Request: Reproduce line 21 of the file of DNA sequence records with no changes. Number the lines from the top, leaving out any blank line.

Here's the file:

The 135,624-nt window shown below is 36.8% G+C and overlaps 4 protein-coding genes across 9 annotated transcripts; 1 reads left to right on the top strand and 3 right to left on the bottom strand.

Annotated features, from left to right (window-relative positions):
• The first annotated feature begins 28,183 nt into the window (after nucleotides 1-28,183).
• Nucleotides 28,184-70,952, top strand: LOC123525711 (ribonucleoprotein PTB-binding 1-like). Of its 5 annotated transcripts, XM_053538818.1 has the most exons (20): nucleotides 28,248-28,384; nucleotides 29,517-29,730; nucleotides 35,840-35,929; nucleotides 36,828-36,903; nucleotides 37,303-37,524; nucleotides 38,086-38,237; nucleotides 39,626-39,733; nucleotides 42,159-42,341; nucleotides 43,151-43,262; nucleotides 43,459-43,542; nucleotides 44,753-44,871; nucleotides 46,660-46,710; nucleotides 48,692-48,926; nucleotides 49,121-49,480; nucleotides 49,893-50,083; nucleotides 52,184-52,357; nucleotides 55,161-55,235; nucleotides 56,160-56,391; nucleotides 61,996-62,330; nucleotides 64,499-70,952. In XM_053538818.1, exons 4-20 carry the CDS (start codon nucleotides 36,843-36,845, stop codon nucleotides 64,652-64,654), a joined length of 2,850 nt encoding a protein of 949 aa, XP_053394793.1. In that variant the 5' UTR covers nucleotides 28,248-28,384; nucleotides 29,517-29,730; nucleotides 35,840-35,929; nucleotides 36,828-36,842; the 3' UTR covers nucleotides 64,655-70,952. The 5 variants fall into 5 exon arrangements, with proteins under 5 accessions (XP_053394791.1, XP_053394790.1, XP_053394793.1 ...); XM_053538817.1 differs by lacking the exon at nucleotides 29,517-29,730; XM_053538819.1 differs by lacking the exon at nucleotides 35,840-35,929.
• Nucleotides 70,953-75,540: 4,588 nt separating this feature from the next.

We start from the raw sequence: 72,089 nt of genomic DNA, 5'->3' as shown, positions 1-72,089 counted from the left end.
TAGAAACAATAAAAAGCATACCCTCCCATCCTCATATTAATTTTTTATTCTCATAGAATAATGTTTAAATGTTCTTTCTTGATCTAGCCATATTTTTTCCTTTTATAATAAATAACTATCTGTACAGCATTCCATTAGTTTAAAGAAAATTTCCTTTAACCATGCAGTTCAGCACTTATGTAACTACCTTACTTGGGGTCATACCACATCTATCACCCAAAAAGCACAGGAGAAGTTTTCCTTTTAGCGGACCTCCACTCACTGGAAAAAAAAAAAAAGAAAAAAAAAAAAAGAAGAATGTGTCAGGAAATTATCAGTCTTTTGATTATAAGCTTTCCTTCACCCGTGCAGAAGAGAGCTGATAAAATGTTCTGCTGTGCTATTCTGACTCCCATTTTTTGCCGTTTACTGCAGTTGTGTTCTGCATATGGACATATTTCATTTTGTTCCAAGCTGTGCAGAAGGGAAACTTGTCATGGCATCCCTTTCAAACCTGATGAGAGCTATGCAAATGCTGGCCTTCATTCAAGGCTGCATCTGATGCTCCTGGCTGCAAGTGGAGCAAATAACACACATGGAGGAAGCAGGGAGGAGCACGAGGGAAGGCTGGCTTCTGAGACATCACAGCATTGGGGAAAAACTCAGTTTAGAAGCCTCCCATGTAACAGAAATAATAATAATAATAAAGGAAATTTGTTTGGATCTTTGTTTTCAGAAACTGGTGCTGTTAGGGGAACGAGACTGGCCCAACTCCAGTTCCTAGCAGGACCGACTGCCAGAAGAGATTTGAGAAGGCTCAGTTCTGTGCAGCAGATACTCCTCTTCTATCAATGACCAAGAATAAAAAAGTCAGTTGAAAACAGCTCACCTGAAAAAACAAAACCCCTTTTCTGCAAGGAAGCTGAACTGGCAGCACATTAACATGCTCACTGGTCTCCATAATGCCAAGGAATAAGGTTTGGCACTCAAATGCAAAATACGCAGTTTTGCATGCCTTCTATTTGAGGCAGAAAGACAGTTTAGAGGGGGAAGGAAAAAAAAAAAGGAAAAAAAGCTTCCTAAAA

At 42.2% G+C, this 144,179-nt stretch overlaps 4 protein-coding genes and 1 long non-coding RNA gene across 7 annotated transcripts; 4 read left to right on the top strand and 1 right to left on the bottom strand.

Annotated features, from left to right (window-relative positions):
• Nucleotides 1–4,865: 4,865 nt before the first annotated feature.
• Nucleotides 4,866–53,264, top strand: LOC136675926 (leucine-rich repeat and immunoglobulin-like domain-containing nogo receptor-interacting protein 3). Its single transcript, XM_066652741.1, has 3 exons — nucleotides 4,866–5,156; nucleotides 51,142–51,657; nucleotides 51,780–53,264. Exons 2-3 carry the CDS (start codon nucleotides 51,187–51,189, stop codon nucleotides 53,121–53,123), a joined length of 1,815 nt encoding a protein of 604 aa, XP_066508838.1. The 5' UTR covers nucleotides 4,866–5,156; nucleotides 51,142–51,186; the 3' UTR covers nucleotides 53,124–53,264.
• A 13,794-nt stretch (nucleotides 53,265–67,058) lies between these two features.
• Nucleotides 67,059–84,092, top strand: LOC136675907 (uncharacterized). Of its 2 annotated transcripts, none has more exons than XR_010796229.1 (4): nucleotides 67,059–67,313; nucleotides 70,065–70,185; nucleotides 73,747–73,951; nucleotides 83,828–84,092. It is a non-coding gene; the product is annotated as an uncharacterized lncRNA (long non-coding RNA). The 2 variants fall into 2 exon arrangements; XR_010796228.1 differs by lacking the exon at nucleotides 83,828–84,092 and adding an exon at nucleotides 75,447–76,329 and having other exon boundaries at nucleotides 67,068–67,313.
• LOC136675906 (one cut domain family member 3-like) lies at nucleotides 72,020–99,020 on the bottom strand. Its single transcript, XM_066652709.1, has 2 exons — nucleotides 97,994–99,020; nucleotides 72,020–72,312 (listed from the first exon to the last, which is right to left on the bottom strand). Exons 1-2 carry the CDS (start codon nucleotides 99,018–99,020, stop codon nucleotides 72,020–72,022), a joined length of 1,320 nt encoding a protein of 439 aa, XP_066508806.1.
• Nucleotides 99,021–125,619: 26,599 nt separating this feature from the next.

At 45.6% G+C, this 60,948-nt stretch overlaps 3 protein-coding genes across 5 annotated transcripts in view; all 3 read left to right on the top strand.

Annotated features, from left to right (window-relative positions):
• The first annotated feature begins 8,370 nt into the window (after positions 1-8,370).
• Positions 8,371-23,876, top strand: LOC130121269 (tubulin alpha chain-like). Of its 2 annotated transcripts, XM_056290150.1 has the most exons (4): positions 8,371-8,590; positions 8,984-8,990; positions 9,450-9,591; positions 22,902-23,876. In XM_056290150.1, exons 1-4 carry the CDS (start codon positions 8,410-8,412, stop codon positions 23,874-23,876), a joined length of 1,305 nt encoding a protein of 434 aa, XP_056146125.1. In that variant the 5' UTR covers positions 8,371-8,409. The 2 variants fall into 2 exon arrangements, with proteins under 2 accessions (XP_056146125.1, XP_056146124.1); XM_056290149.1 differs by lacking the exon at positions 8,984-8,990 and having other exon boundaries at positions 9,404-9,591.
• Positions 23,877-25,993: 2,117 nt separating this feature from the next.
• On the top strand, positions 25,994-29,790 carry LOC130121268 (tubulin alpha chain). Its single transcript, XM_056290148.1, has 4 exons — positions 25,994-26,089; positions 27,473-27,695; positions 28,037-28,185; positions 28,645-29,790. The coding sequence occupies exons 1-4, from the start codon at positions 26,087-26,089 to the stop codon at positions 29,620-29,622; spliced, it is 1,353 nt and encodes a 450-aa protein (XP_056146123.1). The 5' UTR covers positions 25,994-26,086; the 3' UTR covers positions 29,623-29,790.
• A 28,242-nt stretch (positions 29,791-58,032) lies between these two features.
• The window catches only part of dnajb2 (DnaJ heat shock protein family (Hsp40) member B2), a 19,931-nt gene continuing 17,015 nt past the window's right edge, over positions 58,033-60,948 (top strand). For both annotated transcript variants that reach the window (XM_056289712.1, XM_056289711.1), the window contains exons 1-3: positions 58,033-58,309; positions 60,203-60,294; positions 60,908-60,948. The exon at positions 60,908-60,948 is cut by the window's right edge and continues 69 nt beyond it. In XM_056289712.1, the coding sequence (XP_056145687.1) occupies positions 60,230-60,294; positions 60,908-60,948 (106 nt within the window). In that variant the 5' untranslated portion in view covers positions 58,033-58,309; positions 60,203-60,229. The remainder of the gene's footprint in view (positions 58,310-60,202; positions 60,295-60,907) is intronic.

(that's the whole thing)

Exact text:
• On the top strand, positions 25,994-29,790 carry LOC130121268 (tubulin alpha chain). Its single transcript, XM_056290148.1, has 4 exons — positions 25,994-26,089; positions 27,473-27,695; positions 28,037-28,185; positions 28,645-29,790. The coding sequence occupies exons 1-4, from the start codon at positions 26,087-26,089 to the stop codon at positions 29,620-29,622; spliced, it is 1,353 nt and encodes a 450-aa protein (XP_056146123.1). The 5' UTR covers positions 25,994-26,086; the 3' UTR covers positions 29,623-29,790.